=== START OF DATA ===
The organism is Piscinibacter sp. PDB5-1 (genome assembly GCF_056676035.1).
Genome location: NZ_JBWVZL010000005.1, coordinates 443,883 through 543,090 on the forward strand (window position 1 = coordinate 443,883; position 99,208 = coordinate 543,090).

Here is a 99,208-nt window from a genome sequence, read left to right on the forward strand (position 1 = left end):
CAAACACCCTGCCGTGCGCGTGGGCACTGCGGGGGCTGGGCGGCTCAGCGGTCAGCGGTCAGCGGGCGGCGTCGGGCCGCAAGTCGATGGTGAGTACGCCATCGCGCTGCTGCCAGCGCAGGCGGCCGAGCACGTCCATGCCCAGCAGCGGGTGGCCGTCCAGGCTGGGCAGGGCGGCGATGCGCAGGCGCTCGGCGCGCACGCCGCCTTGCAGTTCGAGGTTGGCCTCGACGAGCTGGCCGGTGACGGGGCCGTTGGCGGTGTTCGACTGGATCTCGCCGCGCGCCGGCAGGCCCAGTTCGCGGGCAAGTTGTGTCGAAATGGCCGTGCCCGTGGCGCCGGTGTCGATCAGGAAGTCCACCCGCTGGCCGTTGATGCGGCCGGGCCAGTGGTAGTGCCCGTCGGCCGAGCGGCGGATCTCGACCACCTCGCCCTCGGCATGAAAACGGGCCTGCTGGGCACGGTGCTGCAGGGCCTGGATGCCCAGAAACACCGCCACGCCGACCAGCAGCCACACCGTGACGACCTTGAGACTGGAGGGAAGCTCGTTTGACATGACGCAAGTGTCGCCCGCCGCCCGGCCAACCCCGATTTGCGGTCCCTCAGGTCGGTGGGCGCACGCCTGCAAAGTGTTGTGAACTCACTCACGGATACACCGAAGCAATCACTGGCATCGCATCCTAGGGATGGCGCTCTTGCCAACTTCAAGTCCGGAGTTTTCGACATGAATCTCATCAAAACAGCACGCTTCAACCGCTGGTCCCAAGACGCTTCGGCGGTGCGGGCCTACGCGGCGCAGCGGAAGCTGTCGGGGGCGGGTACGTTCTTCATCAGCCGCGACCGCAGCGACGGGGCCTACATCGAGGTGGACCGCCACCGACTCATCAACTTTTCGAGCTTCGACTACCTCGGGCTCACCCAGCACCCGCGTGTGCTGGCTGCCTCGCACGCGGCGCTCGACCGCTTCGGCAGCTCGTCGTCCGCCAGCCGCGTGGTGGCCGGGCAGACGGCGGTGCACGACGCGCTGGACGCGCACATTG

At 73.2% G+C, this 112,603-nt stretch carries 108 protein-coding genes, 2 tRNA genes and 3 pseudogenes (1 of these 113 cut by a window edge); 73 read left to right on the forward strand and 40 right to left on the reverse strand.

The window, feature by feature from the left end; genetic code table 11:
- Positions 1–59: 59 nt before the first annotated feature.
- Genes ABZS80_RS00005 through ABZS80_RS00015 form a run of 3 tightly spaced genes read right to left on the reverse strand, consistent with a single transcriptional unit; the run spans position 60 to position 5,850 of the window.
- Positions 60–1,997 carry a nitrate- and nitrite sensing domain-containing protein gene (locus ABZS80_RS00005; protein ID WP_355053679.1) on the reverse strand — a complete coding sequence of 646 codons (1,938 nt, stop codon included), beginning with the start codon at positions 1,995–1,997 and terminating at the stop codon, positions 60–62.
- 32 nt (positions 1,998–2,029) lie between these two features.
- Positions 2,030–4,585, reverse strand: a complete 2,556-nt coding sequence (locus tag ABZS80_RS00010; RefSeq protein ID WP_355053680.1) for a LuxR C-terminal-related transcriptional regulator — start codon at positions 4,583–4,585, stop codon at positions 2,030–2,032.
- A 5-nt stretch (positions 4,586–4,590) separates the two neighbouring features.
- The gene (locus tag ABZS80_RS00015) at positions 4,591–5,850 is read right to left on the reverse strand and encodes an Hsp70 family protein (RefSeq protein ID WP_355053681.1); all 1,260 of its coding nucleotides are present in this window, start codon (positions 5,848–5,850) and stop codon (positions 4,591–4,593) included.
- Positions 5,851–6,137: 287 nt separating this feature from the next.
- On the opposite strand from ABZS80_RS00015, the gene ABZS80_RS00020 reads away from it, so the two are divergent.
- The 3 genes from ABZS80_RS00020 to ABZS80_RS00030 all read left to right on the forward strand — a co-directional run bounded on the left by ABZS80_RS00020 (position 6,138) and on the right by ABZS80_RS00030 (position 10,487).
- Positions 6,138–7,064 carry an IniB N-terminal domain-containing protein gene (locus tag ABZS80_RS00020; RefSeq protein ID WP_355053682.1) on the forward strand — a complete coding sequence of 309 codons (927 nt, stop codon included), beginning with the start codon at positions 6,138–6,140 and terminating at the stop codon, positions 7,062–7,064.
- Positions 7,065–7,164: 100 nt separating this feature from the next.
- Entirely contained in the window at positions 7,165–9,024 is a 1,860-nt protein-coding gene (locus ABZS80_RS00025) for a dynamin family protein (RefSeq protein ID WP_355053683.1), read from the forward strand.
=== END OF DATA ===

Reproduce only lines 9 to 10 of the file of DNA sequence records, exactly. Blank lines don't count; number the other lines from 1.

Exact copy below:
- Positions 60–1,997 carry a nitrate- and nitrite sensing domain-containing protein gene (locus ABZS80_RS00005; protein ID WP_355053679.1) on the reverse strand — a complete coding sequence of 646 codons (1,938 nt, stop codon included), beginning with the start codon at positions 1,995–1,997 and terminating at the stop codon, positions 60–62.
- 32 nt (positions 1,998–2,029) lie between these two features.